∴ perfume basics and reviews ∴
This is Evernia prunastri, commonly known as oakmoss. This simple lichen, native to temperate climates, tends to grow on oaks, but it’s quite adaptable. For example, the 60-year-old azalea in my front yard here in Seattle is lousy with it.
It’s also the keystone note to two of the most successful, ubiquitous, and famous accords in perfumery: the chypre and the fougère. The basic chypre accord consists of bergamot, oakmoss, and labdanum notes. The basic fougère is lavender, oakmoss, and coumarin. Both have oakmoss at their hearts.
In 1991 the perfume landscape was dramatically altered when IFRA, the European body that sets guidelines for the safety of fragrance ingredients, set strict limits on the amount of oakmoss that a perfume could contain: one tenth of one percent. IFRA set the limit after conclusive evidence showed that oakmoss -- despite being 100% all-natural, vegan, and organic — is an allergen that can irritate the skin and mucous membranes, among other things. (More specifically, the allergens in natural oakmoss are atranol and chloratranol.)
As a result of the new classification of oakmoss as an allergen, countless perfumes had to be reformulated to reduce their use of the note. For perfume nerds, these reformulations were the equivalent of repainting the Mona Lisa or redecorating the Sistine Chapel. Monuments to perfumery such as Guerlain Mitsouko (1919, by Jacques Guerlain), Christian Dior Miss Dior (1947, by Jean Carles and Serge Heftler Louiche), Robert Piguet Bandit (1944, by Germaine Cellier), and hundreds of others were changed. Depending on the scent and the zeal of one’s opinion, these changes ranged from tweaks to the utter ruination of masterpieces.
Allergen classification and IFRA regulations aren’t the only reason perfumes are reformulated, and in my opinion IFRA is somewhat unfairly vilified in the perfume world. Other reasons perfume formulae are changed include ingredient prices and availability, attempts to suit contemporary tastes, and even whim.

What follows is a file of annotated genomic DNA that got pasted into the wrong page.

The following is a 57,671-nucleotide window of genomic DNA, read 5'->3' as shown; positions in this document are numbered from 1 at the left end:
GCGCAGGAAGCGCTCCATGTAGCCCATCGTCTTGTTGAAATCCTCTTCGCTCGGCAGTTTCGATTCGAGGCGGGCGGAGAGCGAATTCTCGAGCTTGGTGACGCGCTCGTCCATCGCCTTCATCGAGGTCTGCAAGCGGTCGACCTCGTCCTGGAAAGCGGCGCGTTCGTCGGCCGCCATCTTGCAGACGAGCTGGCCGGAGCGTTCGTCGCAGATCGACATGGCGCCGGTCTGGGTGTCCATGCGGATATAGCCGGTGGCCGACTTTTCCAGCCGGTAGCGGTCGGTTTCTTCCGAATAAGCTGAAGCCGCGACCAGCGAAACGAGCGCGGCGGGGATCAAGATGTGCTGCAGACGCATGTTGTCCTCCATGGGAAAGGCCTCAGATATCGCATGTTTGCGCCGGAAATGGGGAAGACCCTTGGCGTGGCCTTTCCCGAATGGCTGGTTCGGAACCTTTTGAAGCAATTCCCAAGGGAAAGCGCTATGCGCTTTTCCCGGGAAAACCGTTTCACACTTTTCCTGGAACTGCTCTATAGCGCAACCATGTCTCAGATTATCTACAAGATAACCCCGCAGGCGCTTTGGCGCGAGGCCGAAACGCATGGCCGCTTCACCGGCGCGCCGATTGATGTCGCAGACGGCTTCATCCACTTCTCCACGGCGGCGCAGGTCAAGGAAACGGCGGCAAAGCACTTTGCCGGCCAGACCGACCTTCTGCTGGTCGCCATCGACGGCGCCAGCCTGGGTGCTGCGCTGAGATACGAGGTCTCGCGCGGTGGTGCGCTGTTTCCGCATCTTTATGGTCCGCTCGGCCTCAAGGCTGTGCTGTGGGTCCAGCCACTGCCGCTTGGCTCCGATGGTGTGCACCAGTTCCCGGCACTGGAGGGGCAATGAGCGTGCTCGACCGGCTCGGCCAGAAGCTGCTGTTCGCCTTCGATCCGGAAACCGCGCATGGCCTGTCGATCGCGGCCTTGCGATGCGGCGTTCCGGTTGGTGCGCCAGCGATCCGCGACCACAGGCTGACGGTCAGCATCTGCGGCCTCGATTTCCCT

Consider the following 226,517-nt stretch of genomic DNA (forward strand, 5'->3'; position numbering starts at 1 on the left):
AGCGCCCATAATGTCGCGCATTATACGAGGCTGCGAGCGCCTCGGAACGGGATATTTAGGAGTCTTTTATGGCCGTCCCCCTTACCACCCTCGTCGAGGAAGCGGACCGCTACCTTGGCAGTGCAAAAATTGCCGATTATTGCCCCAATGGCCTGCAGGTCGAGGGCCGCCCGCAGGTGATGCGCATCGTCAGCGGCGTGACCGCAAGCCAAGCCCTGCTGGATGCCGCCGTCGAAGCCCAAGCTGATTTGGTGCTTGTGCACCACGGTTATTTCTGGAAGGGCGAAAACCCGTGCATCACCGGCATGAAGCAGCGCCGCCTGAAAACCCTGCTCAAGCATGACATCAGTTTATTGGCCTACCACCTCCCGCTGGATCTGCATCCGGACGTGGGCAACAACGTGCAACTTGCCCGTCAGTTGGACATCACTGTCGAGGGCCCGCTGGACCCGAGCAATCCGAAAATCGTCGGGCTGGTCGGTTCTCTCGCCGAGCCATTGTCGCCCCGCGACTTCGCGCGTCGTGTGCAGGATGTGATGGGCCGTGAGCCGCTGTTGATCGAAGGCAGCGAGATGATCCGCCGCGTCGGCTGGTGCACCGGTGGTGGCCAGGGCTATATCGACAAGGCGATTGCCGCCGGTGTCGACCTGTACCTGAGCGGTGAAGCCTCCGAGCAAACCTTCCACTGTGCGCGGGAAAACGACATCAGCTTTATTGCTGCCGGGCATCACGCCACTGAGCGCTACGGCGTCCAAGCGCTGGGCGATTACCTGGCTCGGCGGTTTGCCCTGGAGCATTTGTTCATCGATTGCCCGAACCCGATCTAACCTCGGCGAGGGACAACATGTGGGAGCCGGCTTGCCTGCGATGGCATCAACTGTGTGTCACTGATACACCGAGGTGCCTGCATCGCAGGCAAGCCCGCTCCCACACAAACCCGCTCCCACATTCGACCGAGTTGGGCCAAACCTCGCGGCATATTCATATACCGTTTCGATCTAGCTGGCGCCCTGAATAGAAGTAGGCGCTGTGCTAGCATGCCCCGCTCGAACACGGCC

Estée Lauder, Aramis, 1965, by Bernard Chant
Notes: bergamot, clary sage, myrtle, clove, patchouli, sandalwood, vetiver, treemoss, leather
I’m fairly proud to say that this leather chypre is the first fragrance I ever bought with my own money. I think I saw it in a friend’s dad’s bathroom and decided it must be for the rich and mature. I bought it to seem grown up only to find it f*cking bizarre. I still have my original bottle from 1985 or something — a splash that makes subtle application impossible. Aramis opens with bergamot (sure), clary sage, myrtle, and clove (what the hell?). Strange and virtually unwearable now, in my humble opinion. I’d bet Robert Downey Jr. wore it as a young man.
For a simple hybrid of sweet lemon and bitter orange, the humble citrus called bergamot reaches far. About a third of all masculine perfumes and about half of all feminine perfumes contain bergamot as a note.
The vast majority of bergamot is grown in Calabria, in the south of Italy, where it’s grown not for its juice but for its oil, the flavor and scent of which turns black tea into Earl Grey. Bergamot oil is also a major component in Johann Maria Farina’s Eau de Cologne, the first blockbuster perfume.
The word Chypre is French for Cyprus, the Mediterranean island. It’s named after the first fragrance that made it commercially successful in the modern era: the great François Coty’s Chypre, 1917. Yes, two of the classic accords in perfume are named after abstract concepts (the other being fougère).
You’ll probably never smell Chypre — it has been out of production for decades — but you might smell the monumental perfume that some say owes most of its success to it: Guerlain’s Mitsouko, 1919, the Citizen Kane of perfumery.